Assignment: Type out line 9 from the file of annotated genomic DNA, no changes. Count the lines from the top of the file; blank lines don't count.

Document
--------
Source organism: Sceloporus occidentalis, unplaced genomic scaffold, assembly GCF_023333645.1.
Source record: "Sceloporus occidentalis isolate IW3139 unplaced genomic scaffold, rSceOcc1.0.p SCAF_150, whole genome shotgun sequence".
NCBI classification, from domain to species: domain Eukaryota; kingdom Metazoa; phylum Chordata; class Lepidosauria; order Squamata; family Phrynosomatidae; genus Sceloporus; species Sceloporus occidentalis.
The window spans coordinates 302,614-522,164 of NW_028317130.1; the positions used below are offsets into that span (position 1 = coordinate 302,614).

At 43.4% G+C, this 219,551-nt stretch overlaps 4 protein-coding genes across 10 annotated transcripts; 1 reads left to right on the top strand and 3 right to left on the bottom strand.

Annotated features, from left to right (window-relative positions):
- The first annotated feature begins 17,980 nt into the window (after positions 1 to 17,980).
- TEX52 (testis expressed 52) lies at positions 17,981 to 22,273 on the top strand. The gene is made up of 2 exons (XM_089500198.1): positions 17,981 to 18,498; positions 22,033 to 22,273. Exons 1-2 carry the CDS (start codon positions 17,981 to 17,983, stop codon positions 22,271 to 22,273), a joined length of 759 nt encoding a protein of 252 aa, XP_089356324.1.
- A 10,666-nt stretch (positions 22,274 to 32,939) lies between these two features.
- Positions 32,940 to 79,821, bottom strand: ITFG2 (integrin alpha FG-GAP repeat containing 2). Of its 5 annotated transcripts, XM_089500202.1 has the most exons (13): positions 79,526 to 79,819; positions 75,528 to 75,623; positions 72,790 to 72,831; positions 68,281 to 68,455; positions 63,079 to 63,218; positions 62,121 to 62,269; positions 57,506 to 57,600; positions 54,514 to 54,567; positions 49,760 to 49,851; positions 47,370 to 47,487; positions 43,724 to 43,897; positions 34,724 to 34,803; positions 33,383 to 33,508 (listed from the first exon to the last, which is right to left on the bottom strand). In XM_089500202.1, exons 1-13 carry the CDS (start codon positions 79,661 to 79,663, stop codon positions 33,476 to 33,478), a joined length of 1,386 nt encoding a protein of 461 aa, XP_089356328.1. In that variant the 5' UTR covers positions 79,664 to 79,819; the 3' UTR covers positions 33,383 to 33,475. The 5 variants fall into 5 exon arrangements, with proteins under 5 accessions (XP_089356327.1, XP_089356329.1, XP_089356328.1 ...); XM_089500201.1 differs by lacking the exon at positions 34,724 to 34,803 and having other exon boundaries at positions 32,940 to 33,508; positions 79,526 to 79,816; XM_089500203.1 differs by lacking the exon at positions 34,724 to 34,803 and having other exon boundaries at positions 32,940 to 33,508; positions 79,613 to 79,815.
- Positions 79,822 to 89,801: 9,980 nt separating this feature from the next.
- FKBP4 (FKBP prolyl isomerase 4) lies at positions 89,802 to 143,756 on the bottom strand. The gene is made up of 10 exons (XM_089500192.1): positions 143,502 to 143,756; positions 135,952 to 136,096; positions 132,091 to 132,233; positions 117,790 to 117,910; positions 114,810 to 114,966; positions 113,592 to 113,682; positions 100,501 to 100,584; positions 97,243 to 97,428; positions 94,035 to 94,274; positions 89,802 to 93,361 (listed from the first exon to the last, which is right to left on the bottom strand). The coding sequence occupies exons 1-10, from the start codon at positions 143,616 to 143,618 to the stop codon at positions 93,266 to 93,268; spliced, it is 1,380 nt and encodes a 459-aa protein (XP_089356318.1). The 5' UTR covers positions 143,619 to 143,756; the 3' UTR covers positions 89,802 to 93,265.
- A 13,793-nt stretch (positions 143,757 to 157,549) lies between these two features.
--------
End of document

- A 10,666-nt stretch (positions 22,274 to 32,939) lies between these two features.